Whoever did it, what galls me is that the rules of common courtesy in blogs and online are pretty simple — I don’t care who re-posts my stuff (not that anyone really wants to); just give me credit and a link. Don’t pretend it’s your own. Pretty much every blogger I’ve talked to — political, sports, lifestyle, arts, whatever — feels the same way. It’s simple common sense, your mom should have taught you go give credit where credit is due, not to steal. Why is that so hard to learn?

• Enough ranting, let’s talk hoops.

• Credit Jerry Sloan for being a man of his convictions — he was going to cover Kobe with one man and he stuck with that plan. And as that man was usually AK-47, it’s not a bad plan. One problem: There are nights when Kobe, like no other playing today, can channel the basketball gods and become unstoppable. At that point, as a coach, you scrap plan “A” and double him every time he gets near the ball. Some other Laker may beat you, but you’ve got better odds that way than not adjusting your Kobe defense.

By the time Sloan changed strategies Kobe had drilled two long-range threes over the tall Russian, the third quarter was winding down, the Lakers were up 20 and the game was all but over.

• In case you missed it (and have ESPN Insider), David Thorpe had a great — and amazingly timely — breakdown of Kobe’s game that went up on the site several hours before tip off.

What he talks a lot about (and we’ve discussed here) is just how well rounded Kobe’s game is — he can drain deep threes or post you up, can shoot well with either hand, attacks the rim and has a pull-up jumper. As we noted last year (thank you Synergy Sports), last year Kobe drove to his left 49% of the time and his right 51%. How do you defend a guy with no weakness to push him toward?

Well, you could double him and make him give up the ball. Nah….

• Regular here Nate JONESONTHENBA was at the game last night and, apparently, is a kept man by a wealthy woman or lucked into great seats. Love to hear his thoughts.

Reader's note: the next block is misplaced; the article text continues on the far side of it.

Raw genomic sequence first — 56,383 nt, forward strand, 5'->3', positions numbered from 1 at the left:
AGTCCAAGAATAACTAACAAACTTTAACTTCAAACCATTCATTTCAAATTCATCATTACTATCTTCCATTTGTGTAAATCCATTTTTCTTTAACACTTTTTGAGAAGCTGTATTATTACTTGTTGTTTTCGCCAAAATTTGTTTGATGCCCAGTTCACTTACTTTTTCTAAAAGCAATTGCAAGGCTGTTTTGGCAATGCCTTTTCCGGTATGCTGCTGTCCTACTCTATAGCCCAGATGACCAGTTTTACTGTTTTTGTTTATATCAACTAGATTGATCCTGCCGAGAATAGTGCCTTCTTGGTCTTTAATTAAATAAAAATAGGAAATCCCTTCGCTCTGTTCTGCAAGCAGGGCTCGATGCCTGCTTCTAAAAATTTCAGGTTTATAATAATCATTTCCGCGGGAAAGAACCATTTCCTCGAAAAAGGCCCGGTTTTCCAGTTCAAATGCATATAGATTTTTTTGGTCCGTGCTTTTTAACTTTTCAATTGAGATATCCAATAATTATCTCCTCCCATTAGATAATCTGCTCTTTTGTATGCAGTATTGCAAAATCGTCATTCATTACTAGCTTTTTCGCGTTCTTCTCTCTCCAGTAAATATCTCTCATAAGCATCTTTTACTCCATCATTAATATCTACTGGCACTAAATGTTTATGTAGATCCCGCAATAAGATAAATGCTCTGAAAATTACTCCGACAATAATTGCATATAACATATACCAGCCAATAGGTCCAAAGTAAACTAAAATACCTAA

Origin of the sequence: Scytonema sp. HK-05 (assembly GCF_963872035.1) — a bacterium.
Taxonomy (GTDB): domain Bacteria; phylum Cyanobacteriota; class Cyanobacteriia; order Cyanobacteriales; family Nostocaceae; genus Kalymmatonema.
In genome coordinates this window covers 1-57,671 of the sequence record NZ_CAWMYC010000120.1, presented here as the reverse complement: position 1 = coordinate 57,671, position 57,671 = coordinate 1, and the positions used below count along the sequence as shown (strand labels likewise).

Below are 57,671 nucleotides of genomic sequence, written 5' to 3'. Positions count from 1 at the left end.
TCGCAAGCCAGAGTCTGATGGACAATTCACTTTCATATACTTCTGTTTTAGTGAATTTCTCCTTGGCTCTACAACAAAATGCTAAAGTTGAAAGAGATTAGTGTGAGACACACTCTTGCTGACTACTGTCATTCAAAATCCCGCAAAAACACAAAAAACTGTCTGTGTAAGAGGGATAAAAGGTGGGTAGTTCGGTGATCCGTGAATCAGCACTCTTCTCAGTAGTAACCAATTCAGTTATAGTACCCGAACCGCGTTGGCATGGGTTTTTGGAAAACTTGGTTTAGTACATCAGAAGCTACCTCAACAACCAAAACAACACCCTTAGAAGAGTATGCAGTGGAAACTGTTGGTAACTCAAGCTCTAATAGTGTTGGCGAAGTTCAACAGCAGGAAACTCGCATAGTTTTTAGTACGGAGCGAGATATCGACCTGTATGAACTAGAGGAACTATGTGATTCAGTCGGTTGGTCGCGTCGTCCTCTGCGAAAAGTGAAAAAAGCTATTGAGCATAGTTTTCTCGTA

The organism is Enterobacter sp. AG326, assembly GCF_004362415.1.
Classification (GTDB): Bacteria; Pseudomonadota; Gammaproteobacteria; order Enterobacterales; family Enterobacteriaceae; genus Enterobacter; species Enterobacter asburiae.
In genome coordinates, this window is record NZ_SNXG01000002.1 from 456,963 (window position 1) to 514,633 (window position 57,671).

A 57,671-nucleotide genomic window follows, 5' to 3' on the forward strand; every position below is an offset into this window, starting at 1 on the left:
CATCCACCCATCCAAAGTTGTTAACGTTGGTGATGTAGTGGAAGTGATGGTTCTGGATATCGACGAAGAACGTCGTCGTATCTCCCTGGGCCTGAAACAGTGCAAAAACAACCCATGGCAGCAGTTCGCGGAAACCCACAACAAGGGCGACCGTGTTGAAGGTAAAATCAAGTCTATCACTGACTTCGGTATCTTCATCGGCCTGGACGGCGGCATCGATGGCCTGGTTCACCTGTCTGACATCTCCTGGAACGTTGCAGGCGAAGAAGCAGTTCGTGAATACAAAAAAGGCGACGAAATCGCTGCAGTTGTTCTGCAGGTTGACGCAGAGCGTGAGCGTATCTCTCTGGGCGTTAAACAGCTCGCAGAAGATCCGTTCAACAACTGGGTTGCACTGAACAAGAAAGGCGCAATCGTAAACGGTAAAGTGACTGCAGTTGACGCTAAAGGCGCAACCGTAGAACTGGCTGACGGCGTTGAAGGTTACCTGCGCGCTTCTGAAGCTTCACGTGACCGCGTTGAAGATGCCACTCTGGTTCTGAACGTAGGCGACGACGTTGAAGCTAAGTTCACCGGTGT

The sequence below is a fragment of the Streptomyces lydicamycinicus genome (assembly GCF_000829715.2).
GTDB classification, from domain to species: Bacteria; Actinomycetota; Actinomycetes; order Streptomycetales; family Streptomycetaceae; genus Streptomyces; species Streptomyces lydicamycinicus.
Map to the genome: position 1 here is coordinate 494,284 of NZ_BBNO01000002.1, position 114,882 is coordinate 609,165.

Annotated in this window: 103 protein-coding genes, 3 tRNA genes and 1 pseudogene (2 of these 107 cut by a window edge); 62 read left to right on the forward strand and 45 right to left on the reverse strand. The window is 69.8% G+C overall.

By the way, he is now part of a new must-read NBA blog at AOL — the NBA Funhouse — with some of the best and most creative bloggers out there taking part JE Skeets, the guys from The Big Lead, plus many more). Congrats on that!!

• Kobe’s stats (thanks to Rob L for firing those off to me not long after the game last night): a True Shooting Percentage of 79.8%, an offensive rating of 157 (if he had used 100 possessions he would have scored that much, instead he used just 25 possessions). He also was +23 for the night.

• It was Lamar Odom who led the Lakers in +/-, he was +30.

• Don’t sleep on Maurice Evans, who had a nice game going 6 of 9 from the floor with 17 points. Also, Luke Walton had one of those great quietly efficient nights he seems to have every game now — 10 points on 3 of 5 shooting, but an offensive rating of 154 for the game.

• Utah has now lost three of four, and they didn’t appear nearly as crisp on offense s they did last game. I’ll chalk that up to being the second game of a back-to-back, I still think they could be a real force this season.

• The Jazz still got 14 offensive boards, but had just 20 defensive ones — the Lakers shot 65.3% (eFG%) as a team, so there just weren’t many missed shots to grab.